In each module, we will go through a worksheet in class, consisting of problems and discussion prompts. Students will be divided into small groups and collaborate on a worksheet. While worksheets are not graded, they will often contain problems that highlight common techniques or mistakes in programming and software design, and will be useful in thinking about problems in the assignments. Typically, we will go through a worksheet together, taking some time to work on a problem and then regrouping to discuss thoughts on the prompt.
We anticipate that each module’s in-class time will be spent as follows:
Module Day 1
- Discussion of Module Quiz 1 solutions and lingering questions
- Worksheet problem/discussion
- (on occasion) Live demo/“lecture”
Module Day 2
- Module Quiz 2
- Discussion of Module Quiz 2 solutions and lingering questions
- (on occasion) Live demo/“lecture”
- Open hours to wok on Assignment
Each module contains an assignment that tests your understanding and application of the module concepts. These concepts are not limited to technical topics - an assignment may test your understanding of proper coding style, function or program design, or the context and ethics of computing. There are six assignments in the course, as well as an introductory assignment.
Assignments are released on the first in-class day of the module and are due six days afterwards. Since assignments typically contain five problems and deadlines are at the beginning of class, this gives you approximately one day per problem. We strongly recommend starting early and at least understanding what each problem is asking you to do, as some of the problems can be quite challenging.
Your work on assignments will be assessed not only by correctness, but also on style and a self-assessment. After you submit an assignment, we will run some automated tests on your code to check for correctness and style. Given these test results, your submitted code, and our sample solutions, you will have the opportunity to reflect on your work through the self-assessment (even for problems you did not complete). Your self-assessment is worth a quarter of the assignment grade, and due within two days.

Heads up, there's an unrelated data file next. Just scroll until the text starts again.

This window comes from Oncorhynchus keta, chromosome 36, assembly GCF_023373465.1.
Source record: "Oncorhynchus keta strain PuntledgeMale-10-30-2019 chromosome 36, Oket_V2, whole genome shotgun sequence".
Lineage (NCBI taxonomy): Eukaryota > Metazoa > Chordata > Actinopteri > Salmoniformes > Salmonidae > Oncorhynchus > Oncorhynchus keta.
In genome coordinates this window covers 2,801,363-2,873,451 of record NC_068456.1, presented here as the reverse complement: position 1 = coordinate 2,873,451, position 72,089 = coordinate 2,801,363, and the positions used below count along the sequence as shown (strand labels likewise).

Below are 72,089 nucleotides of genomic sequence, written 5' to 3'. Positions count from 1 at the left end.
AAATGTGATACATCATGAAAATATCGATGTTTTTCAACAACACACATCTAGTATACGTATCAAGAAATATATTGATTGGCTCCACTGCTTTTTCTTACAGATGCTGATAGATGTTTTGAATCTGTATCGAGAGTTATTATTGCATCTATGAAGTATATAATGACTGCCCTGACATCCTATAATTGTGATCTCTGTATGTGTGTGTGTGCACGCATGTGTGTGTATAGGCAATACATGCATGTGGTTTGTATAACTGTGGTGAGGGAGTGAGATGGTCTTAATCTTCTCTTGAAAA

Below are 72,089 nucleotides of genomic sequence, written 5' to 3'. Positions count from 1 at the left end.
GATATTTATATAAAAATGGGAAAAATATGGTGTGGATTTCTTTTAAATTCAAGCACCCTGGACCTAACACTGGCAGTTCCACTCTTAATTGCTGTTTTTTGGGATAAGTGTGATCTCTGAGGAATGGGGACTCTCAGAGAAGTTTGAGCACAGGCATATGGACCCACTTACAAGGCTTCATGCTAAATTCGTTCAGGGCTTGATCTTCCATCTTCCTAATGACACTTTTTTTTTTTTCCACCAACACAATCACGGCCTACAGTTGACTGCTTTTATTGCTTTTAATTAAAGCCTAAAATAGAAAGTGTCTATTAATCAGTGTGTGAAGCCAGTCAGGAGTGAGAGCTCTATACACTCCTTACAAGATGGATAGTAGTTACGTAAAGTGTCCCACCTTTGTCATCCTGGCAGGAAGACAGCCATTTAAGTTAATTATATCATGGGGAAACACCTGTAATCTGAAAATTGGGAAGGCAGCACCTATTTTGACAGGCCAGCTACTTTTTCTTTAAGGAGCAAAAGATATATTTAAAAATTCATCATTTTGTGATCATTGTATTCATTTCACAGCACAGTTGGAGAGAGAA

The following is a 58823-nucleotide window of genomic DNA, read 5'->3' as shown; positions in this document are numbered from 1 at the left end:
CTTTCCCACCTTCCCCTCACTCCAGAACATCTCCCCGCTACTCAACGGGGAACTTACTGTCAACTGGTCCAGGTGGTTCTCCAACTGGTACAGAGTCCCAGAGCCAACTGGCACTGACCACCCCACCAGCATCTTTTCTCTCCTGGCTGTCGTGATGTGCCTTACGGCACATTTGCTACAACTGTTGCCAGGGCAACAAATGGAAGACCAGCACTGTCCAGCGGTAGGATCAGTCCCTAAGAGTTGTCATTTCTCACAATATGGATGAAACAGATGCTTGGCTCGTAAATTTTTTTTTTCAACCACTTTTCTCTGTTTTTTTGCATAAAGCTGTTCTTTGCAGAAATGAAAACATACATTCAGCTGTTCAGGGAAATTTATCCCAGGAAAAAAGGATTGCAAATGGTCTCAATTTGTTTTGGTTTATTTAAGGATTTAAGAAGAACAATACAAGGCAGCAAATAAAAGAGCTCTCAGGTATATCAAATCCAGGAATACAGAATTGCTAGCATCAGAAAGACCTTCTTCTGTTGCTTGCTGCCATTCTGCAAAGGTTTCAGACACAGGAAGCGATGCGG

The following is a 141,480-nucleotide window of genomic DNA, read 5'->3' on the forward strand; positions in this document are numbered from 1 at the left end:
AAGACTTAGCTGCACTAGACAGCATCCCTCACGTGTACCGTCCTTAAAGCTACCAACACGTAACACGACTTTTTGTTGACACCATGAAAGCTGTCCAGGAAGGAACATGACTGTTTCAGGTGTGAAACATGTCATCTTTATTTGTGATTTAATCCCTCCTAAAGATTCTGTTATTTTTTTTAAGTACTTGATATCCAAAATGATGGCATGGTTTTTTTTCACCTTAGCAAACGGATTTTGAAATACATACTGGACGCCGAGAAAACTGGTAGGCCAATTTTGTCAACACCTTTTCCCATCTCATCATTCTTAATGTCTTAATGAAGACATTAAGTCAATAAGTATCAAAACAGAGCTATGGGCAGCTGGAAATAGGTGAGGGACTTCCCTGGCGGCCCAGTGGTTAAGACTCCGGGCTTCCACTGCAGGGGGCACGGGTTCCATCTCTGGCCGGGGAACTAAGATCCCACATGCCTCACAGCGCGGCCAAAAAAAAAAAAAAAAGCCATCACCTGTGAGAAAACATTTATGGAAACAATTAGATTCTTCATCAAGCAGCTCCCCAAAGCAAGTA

To help you assess your work before submission, we will also provide rubrics for each assignment that outline in detail how we calculate your score on the assignment. Where applicable, we may also provide tests to run on your code, but be aware that during grading we may run additional tests (thus passing all of the tests does not mean your code is correct).
This course has three projects, which last for one, two, and three weeks, respectively. These projects focus on building a single large software product that can be used and maintained in the real world. Accordingly, your project involves writing code, documentation, and tests. Each project also involves an additional task, such as assessing your peers' code, presenting your work to your classmates, or presenting your work to the broader community.
Each project has a slightly different topic. Project 1 focuses on computational techniques in biology (specifically, in analyzing genetic material to find proteins). Project 2 focuses on web scraping and data science. Project 3 focuses on interactivity in computing.
Before beginning a project, we will distribute a description document containing the topic, requirements, and grading criteria of the project. You are expected to have read this document before the first day of the project, and we will start our in-class time on the project answering questions about any information contained in the description document. Projects 2 and 3 will have brainstorming sessions about potential project topics, as well as midpoint check-ins. Additionally, Projects 2 and 3 can be done in a group of two or three students (Project 1 must be completed individually).